premier (not comparable)
- Foremost; first or highest in quality or degree.
- 2004, Philip Moore, Scouting an Anthropology of Sport, Anthropologica, Volume 46, Number 1, Canadian Anthropology Society, page 40,
- This failure, for a team associated with one of the premier Australian Rules Football teams with the longest of traditions, is truly enormous.
- 2011, Kate Askew, Dot. Bomb Australia, Read How You Want, page 70,
- If they′d followed the advice they had received more carefully, they would have paired up with John Fairfax Holdings, later Fairfax Media, Australia′s premier independent media company.
- 2011, Pippa de Bruyn, Keith Bain, Frommer′s South Africa, 7th Edition, unnumbered page,
- South Africa′s golfing greats battle it out on one of the country′s premier courses.
foremost, very first or very highest in quality or degree
premier (plural premiers)
- (politics, Britain, Westminster system) The leader of the government in parliament and leader of the cabinet.
- (politics, UK parliament) The prime minister.
- 1871 July 29, “Our Tyrant”, The Spectator, Volume 303, Issues 9308-9315, page 910,
- Mr. Gladstone had literally no option. Not to coerce the Lords was to coerce the Commons to continue purchase in spite of their repeated votes for its abolition, and this the Premier had as little the power as the will to do.
- (politics, Australia, Canada, South Africa) The government leader in parliament and leader of cabinet in a state or provincial parliamentary system.
- 1974, Irving M. Abella, On Strike; Six Key Labour Struggles in Canada, 1919-1949, page 96,
- More surprising than the company′s activities and interests were those of the premier of Ontario, Mitchell Hepburn.
- 1986, R. Kenneth Carty, National Politics and Community in Canada, page 116,
- The major concern of most of the premiers who attended the 1887 conference was, as Macdonald well understood, to put pressure upoon Ottawa to amend the B.N.A. Act to increase the subsidies paid to the provinces by tying them to current population levels rather than those of 1860.
- 2007, Patrick Moray Weller, Cabinet Government in Australia, 1901-2006: Practice, Principles, Performance, page 1,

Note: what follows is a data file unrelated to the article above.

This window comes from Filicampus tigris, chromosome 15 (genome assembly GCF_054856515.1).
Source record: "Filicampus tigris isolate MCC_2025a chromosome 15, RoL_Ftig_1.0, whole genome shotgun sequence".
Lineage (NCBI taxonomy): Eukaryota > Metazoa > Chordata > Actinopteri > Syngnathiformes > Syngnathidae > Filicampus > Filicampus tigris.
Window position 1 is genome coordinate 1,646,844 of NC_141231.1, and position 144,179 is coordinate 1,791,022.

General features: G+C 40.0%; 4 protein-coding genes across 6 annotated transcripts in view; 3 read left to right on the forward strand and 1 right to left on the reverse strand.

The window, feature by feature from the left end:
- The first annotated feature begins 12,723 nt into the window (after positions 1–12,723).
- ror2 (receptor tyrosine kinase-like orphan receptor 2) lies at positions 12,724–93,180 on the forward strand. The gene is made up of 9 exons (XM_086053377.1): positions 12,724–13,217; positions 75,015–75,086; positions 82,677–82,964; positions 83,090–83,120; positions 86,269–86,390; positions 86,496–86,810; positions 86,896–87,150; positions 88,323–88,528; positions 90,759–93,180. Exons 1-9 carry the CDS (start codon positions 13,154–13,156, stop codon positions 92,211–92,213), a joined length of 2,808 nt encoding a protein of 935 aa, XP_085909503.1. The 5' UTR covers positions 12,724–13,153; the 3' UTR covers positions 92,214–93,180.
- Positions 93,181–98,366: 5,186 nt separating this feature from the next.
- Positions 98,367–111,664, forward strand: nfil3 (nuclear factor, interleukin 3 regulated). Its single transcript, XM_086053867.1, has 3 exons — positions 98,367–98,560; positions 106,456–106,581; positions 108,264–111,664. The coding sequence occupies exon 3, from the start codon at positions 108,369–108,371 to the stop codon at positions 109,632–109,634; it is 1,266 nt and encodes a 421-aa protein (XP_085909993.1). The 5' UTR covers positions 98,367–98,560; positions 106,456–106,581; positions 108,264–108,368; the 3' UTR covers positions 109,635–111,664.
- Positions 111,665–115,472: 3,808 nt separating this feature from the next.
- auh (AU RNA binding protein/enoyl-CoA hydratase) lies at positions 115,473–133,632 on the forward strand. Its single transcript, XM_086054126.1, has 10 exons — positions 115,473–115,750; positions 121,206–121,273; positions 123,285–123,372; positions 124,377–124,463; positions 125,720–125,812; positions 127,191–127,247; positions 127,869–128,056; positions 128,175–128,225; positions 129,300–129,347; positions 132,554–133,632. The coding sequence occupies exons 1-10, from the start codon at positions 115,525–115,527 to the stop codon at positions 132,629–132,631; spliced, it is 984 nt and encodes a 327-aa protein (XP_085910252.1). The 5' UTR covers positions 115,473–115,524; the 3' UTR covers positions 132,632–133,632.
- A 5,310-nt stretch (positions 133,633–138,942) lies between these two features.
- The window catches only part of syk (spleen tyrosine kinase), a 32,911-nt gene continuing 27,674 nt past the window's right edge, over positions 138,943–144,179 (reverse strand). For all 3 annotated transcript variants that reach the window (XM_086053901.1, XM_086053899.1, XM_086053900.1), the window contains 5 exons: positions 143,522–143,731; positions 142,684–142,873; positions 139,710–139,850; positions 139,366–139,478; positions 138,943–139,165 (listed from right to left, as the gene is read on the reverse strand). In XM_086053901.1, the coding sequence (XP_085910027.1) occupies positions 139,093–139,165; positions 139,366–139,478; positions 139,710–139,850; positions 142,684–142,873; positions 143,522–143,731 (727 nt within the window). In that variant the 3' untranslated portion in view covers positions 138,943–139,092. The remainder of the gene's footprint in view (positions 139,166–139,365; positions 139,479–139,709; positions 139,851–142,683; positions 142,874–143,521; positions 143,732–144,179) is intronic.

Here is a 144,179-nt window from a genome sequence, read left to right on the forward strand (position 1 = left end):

- John Forrest had dominated the fledgling state of Western Australia, serving as premier for the previous decade.
- 2009, Andrew Stewart, John Spoehr (editor), Chapter 16: Industrial Relations, State of South Australia: From Crisis to Prosperity?, page 302,
- In 1890 it was South Australian Premier Charles Cameron Kingston who first proposed a system of compulsory conciliation and arbitration to deal with industrial unrest.
- 2011, Jennifer Curtin, Marian Sawer, 4: Oceania, Gretchen Bauer, Manon Tremblay (editors), Women in Executive Power: A Global Overview, page 56,
- In 2009 Kristina Keneally became Labor premier in NSW in similar circumstances to her predecessors in Western Australia and Victoria - a Labor government that was in deep trouble because of mismanagement and corruption scandals.
- (politics, non-Westminster) The government leader in a legislative congress or leader of a government-level administrative body; the head of government.
- 1983, Guo Zhou, China & the World, Volume 4, Beijing Review, page 13,
- This shows that our policy of strengthening friendly ties with Africa as developed by Chairman Mao Zedong and Premier Zhou Enlai is a correct one and that it has won popular support in Africa.
- 1998, The New Encyclopædia Britannica, Volume 16, page 61,
- Actual decision-making power in China resides in the state′s executive organs and in the CCP. At the national level the top government executive organ is the State Council, which is led by the premier.
- 2008, Steffen W. Schmidt, Mack C. Shelley, Barbara A. Bardes, American Government & Politics Today, page 470,